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Bankruptcy & Student Loans, Everything You Didn’t Know

Everyone knows it’s no secret that college these days can cost an arm and a leg. Between tuition, fees, books and more, the total cost of attending even for just one semester can creep upwards of 5 digits—that’s a hefty price tag. While some students luck out and receive financial assistance by way of grants and scholarships, others are not so lucky and, if they don’t have a sizable reserve of personal or familial funds, must rely on student loans to foot the bill.

Thousands of students opt to do this for the speed and convenience it offers, even though they know going into it the pay-off in the end can be rather pricey. They recognize that there’s no way they could ever pay back these loans given their current financial situation, but they look to the future with promise and hope that they’ll l and a great job after graduation to cover these expenses.

Only, there’s one problem with that plan—the job market has been less than stellar the past few years and many graduates are getting nowhere in their search for a career. Meanwhile their loans are coming due and they just don’t have the means to make it work. Recently, some former students who are buried in debt have explored the option of having their college loans discharged in bankruptcy.

However, as many of the students have found, this is proving a less than easy task. According to the official stipulation, to discharge a student loan this way they must prove that paying them back would prove to be an “undue hardship” on the debtor. That’s sort of a vague stipulation and hard to define, especially in legal terms. Something that’s a hardship for one person might not be for another.

This vagueness is believed to be part of the reason why many individuals—it’s estimated there are over 35 million people with loan debt—don’t attempt to have their loans discharged. They find the whole thing very unclear. Plus it doesn’t help that certain lenders such as Collecto have misled debtors into believing they were not eligible for bankruptcy dismissal when in reality that’s just not the truth.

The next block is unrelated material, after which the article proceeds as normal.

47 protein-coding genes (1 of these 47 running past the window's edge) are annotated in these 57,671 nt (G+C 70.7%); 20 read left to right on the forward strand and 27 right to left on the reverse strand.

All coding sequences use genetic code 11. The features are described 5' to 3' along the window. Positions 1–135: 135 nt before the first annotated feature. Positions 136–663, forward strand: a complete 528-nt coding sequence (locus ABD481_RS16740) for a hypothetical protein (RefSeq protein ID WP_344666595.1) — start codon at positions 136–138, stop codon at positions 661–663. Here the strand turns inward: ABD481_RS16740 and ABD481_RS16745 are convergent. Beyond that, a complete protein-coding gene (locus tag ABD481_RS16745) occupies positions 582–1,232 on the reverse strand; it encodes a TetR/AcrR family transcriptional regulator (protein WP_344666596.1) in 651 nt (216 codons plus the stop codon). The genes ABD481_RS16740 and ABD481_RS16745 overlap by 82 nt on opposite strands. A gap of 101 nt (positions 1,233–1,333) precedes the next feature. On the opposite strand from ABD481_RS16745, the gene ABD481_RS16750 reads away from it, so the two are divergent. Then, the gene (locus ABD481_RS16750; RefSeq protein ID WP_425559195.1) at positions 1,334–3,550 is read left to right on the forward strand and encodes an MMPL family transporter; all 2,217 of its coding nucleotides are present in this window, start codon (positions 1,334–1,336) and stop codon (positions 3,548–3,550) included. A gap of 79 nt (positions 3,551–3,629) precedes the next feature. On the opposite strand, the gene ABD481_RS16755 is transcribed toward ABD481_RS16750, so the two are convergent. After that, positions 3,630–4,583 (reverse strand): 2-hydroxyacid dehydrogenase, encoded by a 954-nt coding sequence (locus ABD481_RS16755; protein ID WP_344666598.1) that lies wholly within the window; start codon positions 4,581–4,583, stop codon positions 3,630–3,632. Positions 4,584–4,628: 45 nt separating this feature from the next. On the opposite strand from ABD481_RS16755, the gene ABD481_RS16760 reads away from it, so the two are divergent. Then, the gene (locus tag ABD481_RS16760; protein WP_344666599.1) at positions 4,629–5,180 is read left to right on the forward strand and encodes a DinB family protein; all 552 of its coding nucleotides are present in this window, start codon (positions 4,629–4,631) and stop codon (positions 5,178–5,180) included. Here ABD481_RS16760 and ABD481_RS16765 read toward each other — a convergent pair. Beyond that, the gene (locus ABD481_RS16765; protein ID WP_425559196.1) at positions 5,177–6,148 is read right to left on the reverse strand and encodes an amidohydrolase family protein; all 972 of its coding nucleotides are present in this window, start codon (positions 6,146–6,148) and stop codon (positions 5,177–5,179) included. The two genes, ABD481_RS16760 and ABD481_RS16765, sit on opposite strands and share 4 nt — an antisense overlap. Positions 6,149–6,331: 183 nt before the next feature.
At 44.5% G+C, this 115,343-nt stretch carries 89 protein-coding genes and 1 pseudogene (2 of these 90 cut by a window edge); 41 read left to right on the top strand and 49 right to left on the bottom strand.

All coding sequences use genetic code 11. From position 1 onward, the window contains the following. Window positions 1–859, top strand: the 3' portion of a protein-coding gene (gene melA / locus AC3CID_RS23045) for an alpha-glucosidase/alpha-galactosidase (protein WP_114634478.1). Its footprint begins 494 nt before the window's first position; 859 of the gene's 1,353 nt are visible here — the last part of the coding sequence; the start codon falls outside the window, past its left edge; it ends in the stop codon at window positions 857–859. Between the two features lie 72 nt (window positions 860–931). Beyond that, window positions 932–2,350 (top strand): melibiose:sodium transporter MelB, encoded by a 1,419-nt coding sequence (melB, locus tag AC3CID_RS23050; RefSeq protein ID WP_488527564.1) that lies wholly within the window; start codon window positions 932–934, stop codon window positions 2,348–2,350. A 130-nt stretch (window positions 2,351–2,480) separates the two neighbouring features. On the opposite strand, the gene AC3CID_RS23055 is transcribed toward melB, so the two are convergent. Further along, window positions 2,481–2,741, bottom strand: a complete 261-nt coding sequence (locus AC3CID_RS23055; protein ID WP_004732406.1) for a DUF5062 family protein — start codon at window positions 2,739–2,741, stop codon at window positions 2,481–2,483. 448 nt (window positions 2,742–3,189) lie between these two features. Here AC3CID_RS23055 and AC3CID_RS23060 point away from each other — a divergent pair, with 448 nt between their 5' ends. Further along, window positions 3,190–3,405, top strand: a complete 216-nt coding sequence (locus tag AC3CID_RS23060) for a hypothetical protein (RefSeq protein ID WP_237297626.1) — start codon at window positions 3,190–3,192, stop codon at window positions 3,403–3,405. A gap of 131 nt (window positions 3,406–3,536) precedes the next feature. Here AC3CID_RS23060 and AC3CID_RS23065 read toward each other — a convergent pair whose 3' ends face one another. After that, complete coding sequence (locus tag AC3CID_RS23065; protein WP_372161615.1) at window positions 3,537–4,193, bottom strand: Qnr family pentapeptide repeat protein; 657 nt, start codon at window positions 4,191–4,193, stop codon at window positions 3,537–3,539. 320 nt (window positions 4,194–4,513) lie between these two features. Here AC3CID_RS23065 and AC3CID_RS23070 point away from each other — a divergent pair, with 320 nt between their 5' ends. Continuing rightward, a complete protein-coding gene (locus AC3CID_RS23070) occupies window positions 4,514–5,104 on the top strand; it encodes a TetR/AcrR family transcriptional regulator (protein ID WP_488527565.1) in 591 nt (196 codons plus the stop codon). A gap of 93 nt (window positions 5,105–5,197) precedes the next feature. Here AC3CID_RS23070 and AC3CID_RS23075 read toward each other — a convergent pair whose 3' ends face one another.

Sure, like with many legal issues the whole process can be long, drawn out and expensive, but that shouldn’t keep former students from putting up a fight. What’s needed here is more information on the subject. People need to know they have options, and up until now, I’m not sure they did. Although some progress has been made, there’s still much ground to cover.

From a professional perspective and someone who’s a former student themselves, I feel that this whole loan/bankruptcy issue is just a symptom of a much bigger problem, and that’s the inordinately high cost of paying for college these days. Sure there are scholarships and alternative programs, but schools and universities everywhere are continuously tacking on fees and charges making the dream of earning a degree that much more unattainable for a great deal of the population. So, until things on that front change, I’m sure we’ll be seeing more and more student loan holders in court.

Today’s guest article is provided by Kate Willson. She is a long-time advocate of peer-based learning, online classes and open education. You can read more from Kate at If you enjoyed this post, let Kate know by commenting below!

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